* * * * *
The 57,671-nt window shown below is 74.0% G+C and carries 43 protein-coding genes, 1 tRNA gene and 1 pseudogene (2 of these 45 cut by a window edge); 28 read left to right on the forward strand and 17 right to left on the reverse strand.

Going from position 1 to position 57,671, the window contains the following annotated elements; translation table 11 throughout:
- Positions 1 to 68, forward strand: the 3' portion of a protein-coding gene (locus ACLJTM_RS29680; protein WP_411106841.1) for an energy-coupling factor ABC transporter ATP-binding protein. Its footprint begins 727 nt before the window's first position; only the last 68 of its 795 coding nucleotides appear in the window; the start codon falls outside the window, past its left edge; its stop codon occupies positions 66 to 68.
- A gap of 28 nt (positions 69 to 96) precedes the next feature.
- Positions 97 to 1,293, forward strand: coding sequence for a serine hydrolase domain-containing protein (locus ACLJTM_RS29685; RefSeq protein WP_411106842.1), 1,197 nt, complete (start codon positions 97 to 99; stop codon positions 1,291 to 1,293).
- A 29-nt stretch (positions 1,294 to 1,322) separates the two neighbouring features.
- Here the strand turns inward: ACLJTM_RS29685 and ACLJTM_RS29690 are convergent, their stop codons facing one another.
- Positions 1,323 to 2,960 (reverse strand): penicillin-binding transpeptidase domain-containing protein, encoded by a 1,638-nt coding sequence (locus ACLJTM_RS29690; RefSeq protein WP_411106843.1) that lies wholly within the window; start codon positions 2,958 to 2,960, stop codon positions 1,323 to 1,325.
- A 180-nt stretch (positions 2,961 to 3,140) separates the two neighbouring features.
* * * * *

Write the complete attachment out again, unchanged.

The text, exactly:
The 57,671-nt window shown below is 74.0% G+C and carries 43 protein-coding genes, 1 tRNA gene and 1 pseudogene (2 of these 45 cut by a window edge); 28 read left to right on the forward strand and 17 right to left on the reverse strand.

Going from position 1 to position 57,671, the window contains the following annotated elements; translation table 11 throughout:
- Positions 1 to 68, forward strand: the 3' portion of a protein-coding gene (locus ACLJTM_RS29680; protein WP_411106841.1) for an energy-coupling factor ABC transporter ATP-binding protein. Its footprint begins 727 nt before the window's first position; only the last 68 of its 795 coding nucleotides appear in the window; the start codon falls outside the window, past its left edge; its stop codon occupies positions 66 to 68.
- A gap of 28 nt (positions 69 to 96) precedes the next feature.
- Positions 97 to 1,293, forward strand: coding sequence for a serine hydrolase domain-containing protein (locus ACLJTM_RS29685; RefSeq protein WP_411106842.1), 1,197 nt, complete (start codon positions 97 to 99; stop codon positions 1,291 to 1,293).
- A 29-nt stretch (positions 1,294 to 1,322) separates the two neighbouring features.
- Here the strand turns inward: ACLJTM_RS29685 and ACLJTM_RS29690 are convergent, their stop codons facing one another.
- Positions 1,323 to 2,960 (reverse strand): penicillin-binding transpeptidase domain-containing protein, encoded by a 1,638-nt coding sequence (locus ACLJTM_RS29690; RefSeq protein WP_411106843.1) that lies wholly within the window; start codon positions 2,958 to 2,960, stop codon positions 1,323 to 1,325.
- A 180-nt stretch (positions 2,961 to 3,140) separates the two neighbouring features.